Welcome to Shelby County, "The Heart of Dixie". We're glad you're here taking a look at us, because we're proud of our county and like to show it off. While visiting this site, should you have any questions, comments, or need any assistance that I may help you with, please e-mail me.
Shelby County is the geographic center of the state of Alabama. It is one of now seven counties comprising the Birmingham-Hoover Metropolitan Area. The others are Jefferson, Blount, and St. Clair counties and three new additions in June 2003 - Bibb, Chilton, and Walker. Shelby County is bounded by Jefferson and St. Clair counties to the north, by Talladega and Coosa counties to the east, and by Chilton and Bibb counties to the south and southwest.
Shelby County was created by an act of the Alabama Territorial General Assembly on 7 February 1818, from former Creek Indian territory ceded in the Treaty of Fort Jackson on 9 August 1814. Prior to this Creek Indian War of 1814 the land comprised today by the states of Alabama and Mississippi was technically the domain of the southeastern Indian tribes although an act of the United State government, in granting to the area the status of a territory, created on 7 April 1798 the Mississippi Territory with David Holmes Wyatt as governor. Shelby County when created became a part of the Alabama Territory, having been created by an act of Congress in March 1817, and was not granted statehood until 14 December 1819. Shelby County was formed out of the northern portion of what was then Montgomery County having been created 6 December 1816 from a portion of Monroe County that was created 29 June 1815. Originally, Shelby County was one of the largest counties in the state. However, the state legislature soon began carving up the area to create other counties, including St. Clair County, Jefferson, Talladega, and Chilton counties. The marker for the geographic center for the state of Alabama can be found on the steps of Main Hall at the University of Montevallo. The actual geographic center, however, is said to be located in the Richardson-Randall Cemetery, about 2 miles east of Montevallo.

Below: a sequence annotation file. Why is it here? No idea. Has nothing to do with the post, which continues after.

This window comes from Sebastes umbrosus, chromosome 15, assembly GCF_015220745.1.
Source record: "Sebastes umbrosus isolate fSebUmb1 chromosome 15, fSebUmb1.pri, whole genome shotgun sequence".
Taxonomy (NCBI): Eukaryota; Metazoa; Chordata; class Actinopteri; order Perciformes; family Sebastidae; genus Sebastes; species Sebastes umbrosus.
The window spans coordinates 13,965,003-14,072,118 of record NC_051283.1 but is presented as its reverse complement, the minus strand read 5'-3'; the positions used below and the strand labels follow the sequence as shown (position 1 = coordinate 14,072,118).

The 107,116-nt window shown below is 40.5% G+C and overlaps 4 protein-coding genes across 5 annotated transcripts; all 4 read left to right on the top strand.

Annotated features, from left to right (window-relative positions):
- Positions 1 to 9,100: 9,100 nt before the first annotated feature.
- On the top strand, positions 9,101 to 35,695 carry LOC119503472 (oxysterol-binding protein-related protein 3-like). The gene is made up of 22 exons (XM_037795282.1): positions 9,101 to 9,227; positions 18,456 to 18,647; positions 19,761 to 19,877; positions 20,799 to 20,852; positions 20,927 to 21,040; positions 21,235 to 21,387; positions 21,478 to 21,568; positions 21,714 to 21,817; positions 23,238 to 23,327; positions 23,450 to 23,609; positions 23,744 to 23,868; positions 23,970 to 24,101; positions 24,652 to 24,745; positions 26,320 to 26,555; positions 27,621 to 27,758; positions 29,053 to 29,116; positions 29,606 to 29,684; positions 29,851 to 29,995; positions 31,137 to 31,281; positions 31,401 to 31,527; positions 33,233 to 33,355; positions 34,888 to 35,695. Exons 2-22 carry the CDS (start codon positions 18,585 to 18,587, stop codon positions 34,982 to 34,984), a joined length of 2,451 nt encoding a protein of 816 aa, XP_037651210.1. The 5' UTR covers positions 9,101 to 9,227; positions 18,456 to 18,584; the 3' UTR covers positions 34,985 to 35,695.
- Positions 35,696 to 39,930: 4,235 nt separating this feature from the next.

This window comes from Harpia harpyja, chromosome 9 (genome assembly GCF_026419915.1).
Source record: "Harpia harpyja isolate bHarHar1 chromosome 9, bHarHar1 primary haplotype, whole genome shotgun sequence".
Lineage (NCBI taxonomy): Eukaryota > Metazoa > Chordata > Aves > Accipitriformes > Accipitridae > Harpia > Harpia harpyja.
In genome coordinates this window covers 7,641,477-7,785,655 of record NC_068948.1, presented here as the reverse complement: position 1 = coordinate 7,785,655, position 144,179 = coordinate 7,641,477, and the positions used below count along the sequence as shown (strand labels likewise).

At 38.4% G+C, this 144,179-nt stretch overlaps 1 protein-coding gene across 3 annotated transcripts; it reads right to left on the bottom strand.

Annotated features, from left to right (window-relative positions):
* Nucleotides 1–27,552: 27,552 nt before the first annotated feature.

The county was named for Isaac Shelby, a hero of the King's Mountain Battle during the Revolutionary War. Also, he was the first governor of the state of Kentucky, and had refused election to a second term as governor in order to fight the Indian wars. The first courthouse was fashioned of logs, and was located at Shelbyville, long since deserted, however, believed to have been located within the modern-day city of Pelham. It was selected as the county seat in 1820 and the county's first courthouse was built by Thomas Amis Rogers, Alabama's first Secretary of State, who, along with his neighbor George Phillips, represented the county in the state's first Constitutional Convention in 1819. Judge Thomas W. Smith was the first judge to preside in it. The Shelbyville courthouse, built at a cost of $53, was used until 1826, when the decision was made to move the courthouse and the county seat.